Which boss is best in a crisis?

 
 

At this point, any optimism or upbeat thinking would be in the category of whistling past the graveyard, one where all the corpses have awakened and are bearing down on passers-by.

Looking at the events of the past few days, the question emerges: What kind of senior manager would you like to see in the corner office in the event of complete, life-destroying liquefaction? We’ve had a chance to see a number of styles on view: Paulson, Bernanke, the Congressmen attempting to satisfy Wall Street and Main Street concurrently, Obama, McCain, Bush… not to mention the host of gray-suited Commissars lining up from a variety of hobbled financial institutions to get a good pull at the bailout teat.

So… which kind of manager do you believe is best suited to confront such challenging seas and steer the corporate state back to some relatively safe port? Let’s choose:

Would you like a boss who gets very excited and angry, screams at people, and indulges in dramatic displays of bad temper? Or would you like a boss who is calm, thoughtful and spends a lot of time listening?

Would you like a boss who, when things grow dark, is full of threats and imprecations, scaring employees with vague prognostications of doom? Or a guy who puts his head down, studies the situation, and tries to see all the angles until he or she is convinced of what’s best for the greatest number of people possible?

Would you like a boss who hops all over the place like a Mexican jumping bean, hiding at times, then emerging with rage at people, cancelling appointments, rescheduling long-standing commitments, always trying to be all places at once? Or someone who seems to reside in the center of a hurricane, a safe place where people can go to give opinion, get counsel, and eventually direct orders? Whose strategic and moral center does not shift with the demands of the moment, even when they are, at least for the moment, insurmountable?

Would you like a boss whose ultimate solution seems to gravitate always toward the dynamic expression of his personal ego? Who picks odd moments to rush in like the cavalry, superceding line operators who have been working hard to attend to the details, who view their own exercise of Self as an important element of success? Or the guy who not only leads, but has respect for the management structure he seeks to guide?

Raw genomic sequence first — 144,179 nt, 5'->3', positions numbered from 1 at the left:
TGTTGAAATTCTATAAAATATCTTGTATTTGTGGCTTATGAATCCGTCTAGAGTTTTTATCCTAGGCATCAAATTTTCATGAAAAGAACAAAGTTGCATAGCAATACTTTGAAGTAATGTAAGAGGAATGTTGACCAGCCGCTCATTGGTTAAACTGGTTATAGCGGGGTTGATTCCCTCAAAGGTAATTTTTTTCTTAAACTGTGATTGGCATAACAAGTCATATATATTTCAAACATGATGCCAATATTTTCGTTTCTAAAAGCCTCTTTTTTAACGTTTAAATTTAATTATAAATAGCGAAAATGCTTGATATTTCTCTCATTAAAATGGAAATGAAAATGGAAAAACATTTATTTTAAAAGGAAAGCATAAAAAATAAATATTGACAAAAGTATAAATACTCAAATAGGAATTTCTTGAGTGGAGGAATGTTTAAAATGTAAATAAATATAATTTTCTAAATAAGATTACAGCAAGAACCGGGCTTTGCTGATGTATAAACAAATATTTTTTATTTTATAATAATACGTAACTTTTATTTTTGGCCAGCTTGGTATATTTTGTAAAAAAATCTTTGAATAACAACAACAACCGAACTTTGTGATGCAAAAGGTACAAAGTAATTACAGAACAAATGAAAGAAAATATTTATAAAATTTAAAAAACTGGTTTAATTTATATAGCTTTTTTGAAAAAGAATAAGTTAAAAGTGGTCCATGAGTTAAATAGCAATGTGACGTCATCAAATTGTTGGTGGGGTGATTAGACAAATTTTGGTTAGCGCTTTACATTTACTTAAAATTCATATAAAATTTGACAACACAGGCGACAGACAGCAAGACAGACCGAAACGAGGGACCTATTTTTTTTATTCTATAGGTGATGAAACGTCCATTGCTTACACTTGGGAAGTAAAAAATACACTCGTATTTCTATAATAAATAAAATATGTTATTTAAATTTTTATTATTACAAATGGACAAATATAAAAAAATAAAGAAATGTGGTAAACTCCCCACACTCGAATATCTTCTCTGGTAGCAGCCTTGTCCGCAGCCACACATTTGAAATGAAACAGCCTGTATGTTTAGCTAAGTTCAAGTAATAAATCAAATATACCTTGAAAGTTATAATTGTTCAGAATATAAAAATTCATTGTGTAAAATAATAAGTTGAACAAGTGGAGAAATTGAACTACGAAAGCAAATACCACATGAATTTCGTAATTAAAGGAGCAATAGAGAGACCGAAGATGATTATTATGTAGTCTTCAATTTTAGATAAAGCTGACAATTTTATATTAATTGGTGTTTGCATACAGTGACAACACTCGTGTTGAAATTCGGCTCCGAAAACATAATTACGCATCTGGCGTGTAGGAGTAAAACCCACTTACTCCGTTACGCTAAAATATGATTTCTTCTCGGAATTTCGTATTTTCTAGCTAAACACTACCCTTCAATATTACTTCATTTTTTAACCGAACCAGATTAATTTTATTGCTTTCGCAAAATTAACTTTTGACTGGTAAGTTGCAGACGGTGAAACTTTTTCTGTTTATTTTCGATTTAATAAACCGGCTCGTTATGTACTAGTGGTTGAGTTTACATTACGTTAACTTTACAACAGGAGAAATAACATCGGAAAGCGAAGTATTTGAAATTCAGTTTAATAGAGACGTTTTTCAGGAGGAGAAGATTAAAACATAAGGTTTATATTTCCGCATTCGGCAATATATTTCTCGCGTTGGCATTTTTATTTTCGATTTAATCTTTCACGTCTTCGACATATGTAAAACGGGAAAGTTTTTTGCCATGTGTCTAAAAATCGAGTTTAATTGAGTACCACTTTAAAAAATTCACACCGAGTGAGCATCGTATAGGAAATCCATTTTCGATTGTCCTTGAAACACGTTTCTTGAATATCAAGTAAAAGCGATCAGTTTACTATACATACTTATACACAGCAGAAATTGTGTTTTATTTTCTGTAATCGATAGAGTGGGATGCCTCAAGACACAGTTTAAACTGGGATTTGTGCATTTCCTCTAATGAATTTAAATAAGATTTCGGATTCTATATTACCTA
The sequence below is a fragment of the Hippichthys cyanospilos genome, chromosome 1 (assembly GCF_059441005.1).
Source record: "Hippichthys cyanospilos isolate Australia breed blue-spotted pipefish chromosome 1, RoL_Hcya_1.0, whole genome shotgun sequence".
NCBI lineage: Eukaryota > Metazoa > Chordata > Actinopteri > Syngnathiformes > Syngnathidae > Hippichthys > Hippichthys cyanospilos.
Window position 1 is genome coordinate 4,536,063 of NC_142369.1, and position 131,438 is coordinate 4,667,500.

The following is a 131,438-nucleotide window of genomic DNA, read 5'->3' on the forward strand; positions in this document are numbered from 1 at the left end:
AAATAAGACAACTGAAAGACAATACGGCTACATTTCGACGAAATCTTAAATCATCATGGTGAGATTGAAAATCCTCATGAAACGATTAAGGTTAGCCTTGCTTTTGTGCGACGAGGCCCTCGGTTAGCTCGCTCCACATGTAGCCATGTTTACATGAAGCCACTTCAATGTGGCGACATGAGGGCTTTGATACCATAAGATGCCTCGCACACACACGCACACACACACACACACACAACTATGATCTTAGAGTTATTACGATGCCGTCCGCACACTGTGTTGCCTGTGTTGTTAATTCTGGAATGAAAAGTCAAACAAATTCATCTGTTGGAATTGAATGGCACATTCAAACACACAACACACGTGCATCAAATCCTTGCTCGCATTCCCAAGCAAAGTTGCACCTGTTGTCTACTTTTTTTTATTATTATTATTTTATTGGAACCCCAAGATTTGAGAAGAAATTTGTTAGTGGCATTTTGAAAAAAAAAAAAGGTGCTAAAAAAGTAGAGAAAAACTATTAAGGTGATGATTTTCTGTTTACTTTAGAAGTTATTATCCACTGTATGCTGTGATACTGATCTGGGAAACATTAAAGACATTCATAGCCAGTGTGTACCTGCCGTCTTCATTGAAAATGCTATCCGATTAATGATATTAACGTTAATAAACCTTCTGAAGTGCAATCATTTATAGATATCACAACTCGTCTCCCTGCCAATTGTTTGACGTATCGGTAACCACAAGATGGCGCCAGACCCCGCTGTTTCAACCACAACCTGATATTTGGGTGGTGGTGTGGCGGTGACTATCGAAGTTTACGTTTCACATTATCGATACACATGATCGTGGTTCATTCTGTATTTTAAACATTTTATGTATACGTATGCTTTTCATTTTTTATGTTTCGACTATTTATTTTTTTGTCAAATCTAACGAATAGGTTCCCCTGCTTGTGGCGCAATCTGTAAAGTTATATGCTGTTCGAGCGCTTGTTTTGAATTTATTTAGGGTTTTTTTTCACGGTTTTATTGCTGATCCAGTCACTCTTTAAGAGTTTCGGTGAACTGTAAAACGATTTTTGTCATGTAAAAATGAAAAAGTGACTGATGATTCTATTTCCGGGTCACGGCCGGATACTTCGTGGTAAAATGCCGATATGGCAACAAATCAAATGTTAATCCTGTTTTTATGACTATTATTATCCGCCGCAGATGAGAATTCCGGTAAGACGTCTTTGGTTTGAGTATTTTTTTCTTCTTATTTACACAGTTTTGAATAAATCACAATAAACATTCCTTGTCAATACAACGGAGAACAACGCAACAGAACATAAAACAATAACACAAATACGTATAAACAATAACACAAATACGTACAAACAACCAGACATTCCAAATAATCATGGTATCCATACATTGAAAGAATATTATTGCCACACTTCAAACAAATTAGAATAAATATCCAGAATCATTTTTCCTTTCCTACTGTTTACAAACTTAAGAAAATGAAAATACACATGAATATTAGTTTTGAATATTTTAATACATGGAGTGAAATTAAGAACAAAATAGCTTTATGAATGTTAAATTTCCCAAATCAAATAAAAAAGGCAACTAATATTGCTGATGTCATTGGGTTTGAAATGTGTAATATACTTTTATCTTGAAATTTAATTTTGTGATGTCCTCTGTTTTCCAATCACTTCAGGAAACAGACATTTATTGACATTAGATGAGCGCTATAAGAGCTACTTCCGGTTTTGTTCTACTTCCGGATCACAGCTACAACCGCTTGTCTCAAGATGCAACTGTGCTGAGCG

Do you prefer a boss who surrounds himself with sycophants and attendants who defer all power and glory to their master? Or one who prefers to operate as the center of a nexus of smart people, all dedicated not so much to his person but to the strategic goals of the organization?

How about a boss who works each crisis for the greatest possible strategic advantage against the competition? Who employs a ton of PR tricks to manage the situation? Who seems often to make decisions based on how they will position him in the press and the public eye? Is that the kind of boss you like to work for? Some people do. Guys like that have actually run the world for several millennia, in fact.

I’ve worked for all kinds of bosses. And like I said: we’ve had a good look at the current crop in both the public and the private sector. An old senior officer of mine once said, and I think it’s generally true, that you can’t choose your boss. But let’s just say that in certain very important cases, you could. Which kind of boss would you choose?

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Comments
“People join companies and leave their bosses” – Unknown. What is going on right now is going to create the future leaders in business and depending on the type of person, managers with different management styles will cause individuals to excel or regress. Personally I prefer to have a well composed leader who has the ability to help me grow. I look forward to the challenges ahead and hope that the PEOPLE surrounding me will help create a much stronger company so we can excel when the recession ends. — John Marc, Nova Scotia

I suppose that depends on the crisis! I always prefer a boss who stay out of the way, but is available when I need something (a decision usually). And that covers almost any situation I can think of. Bad showmanship makes me review a certain document to ensure that it is up-to-date. — Red, Dover

Sadly I’m afraid that the same old tricks will fool the same old crowd, as has been the case in the past. Perhaps the country has changed (no pun intended) enough this time around to see past these ruses but only time will tell. — Bob, Charlotte NC

 

 

 

 

 
 
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One Response to Which boss is best in a crisis?

  1. Kit says:

    hmmm which one then….?

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